FANFARE: Barry Brenesal
Petite Suite which starts the disc will be known to most collectors not in this - its original form - but instead Glazunov’s orchestral transcription. I have to say I have always enjoyed that realisation a lot but the power and austerity of the opening
Au couvent - andante religioso makes a far greater impact here. The principal pianist is Marco Rapetti, a Juilliard graduate, and currently a piano professor at the Conservatory of Genoa. In this movement he is superb; sombre and with a wide dynamic range and tonal palette. You can instantly hear Borodin as a unique and powerful voice and understand the abiding influence he had over other composers...
The bulk of the remainder of the disc is of early salon works written for piano four hands. These are very engagingly simple and charming works and just in case we were ever in doubt what a natural talent Borodin had it includes a Polka Hélène written when he was just 9. Several of these works are receiving their premiere recordings here hence for fans of Borodin or the simply curious this disc is self-recommending particularly at bargain price. I should stress that the playing of the 4-hand works is very adept: bright, buoyant and articulate. Great fun to play without being the slightest bit intellectually demanding. The piano as recorded has a slightly clangorous quality particularly when the dynamics rise. Oddly, this adds to the salon atmosphere and certainly does not undermine the technical quality of the playing. So a curious disc that musically veers from the stunningly powerful to the painfully banal. Music of real rarity and interest in between is allied to playing ranging from insightful to perverse. On balance - because I do enjoy Borodin’s music so much - worth buying at the price for the rarities"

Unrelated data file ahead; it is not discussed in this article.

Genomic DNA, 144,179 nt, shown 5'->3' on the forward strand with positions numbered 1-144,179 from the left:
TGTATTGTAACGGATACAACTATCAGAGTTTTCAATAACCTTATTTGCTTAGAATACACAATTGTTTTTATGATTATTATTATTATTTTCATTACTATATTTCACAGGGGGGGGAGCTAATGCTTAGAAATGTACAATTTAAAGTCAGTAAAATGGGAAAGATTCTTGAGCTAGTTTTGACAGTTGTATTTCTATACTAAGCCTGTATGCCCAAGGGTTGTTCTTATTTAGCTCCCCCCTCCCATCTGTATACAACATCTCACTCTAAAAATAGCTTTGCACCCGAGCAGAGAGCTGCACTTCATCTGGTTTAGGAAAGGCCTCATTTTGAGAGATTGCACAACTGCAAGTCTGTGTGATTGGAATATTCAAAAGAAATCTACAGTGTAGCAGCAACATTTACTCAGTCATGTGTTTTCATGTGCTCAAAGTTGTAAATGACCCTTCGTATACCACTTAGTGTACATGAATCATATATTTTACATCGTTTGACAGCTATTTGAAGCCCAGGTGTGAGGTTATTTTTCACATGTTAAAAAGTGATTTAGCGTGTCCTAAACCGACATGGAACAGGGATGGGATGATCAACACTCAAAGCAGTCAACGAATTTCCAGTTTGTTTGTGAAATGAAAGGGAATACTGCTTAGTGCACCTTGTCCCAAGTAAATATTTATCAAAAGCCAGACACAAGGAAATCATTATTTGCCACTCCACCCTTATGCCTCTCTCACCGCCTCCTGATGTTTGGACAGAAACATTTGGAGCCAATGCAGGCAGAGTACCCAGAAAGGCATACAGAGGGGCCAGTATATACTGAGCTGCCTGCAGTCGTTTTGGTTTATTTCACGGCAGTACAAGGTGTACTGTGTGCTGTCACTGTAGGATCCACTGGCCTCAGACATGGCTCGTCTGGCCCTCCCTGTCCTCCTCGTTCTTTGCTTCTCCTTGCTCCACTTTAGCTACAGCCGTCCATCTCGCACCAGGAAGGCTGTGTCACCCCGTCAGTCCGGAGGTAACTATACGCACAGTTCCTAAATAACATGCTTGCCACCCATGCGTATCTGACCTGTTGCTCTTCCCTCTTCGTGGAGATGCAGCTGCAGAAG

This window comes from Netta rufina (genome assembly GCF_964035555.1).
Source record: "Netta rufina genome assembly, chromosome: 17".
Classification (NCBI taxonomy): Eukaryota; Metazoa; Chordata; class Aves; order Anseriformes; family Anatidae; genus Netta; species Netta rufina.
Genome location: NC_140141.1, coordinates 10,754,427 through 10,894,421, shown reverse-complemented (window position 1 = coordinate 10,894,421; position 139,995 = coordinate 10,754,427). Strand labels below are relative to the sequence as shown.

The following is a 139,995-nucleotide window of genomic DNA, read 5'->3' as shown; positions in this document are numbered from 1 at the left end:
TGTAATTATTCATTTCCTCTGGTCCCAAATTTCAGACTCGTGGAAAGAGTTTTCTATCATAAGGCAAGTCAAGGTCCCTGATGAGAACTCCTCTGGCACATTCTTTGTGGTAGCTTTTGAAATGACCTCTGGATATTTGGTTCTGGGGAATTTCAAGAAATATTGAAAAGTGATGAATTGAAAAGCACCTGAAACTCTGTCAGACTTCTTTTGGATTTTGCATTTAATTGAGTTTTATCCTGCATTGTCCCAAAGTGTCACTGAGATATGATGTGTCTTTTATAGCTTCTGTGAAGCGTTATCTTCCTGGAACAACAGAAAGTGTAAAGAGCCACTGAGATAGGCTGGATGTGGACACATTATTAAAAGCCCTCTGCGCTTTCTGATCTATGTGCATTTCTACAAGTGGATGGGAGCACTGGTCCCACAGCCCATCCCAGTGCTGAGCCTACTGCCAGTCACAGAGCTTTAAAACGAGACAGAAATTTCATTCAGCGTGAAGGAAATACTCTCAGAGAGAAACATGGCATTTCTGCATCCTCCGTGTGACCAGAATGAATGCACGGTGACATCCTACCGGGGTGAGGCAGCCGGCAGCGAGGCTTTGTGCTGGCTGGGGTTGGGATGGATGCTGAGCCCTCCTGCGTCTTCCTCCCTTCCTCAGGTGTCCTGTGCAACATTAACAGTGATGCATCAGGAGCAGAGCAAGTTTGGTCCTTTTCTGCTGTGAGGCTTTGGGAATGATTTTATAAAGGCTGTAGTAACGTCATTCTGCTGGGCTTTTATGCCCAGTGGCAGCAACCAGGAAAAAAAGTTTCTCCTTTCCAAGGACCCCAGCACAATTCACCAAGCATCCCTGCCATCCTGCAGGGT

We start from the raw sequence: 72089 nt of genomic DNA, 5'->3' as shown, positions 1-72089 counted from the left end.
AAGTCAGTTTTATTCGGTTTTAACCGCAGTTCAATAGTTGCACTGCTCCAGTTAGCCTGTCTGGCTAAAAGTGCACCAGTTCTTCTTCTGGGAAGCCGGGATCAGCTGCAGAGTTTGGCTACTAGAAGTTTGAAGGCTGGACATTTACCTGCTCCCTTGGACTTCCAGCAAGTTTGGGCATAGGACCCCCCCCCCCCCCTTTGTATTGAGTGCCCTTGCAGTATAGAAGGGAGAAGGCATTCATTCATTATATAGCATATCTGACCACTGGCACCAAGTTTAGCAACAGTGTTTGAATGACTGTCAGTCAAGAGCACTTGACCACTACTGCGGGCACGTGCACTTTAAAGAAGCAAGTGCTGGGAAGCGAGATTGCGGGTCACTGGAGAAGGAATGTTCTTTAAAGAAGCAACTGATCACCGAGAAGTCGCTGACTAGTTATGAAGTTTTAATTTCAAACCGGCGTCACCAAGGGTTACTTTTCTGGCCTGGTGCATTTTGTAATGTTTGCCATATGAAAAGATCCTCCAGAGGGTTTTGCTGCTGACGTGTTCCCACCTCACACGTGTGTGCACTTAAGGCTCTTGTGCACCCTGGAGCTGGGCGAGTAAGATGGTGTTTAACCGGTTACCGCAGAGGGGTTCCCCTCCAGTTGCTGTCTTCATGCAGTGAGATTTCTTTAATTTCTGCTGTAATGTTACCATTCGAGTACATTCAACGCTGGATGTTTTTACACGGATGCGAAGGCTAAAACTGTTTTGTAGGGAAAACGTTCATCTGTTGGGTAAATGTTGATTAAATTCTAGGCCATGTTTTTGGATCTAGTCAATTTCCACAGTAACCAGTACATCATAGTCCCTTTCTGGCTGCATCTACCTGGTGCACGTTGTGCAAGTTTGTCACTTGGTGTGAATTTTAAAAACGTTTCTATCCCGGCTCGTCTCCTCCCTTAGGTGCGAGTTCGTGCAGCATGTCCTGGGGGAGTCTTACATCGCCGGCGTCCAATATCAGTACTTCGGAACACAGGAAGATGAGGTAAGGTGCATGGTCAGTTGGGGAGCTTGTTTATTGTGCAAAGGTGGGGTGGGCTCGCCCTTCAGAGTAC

-- Nick Barnard, MusicWeb International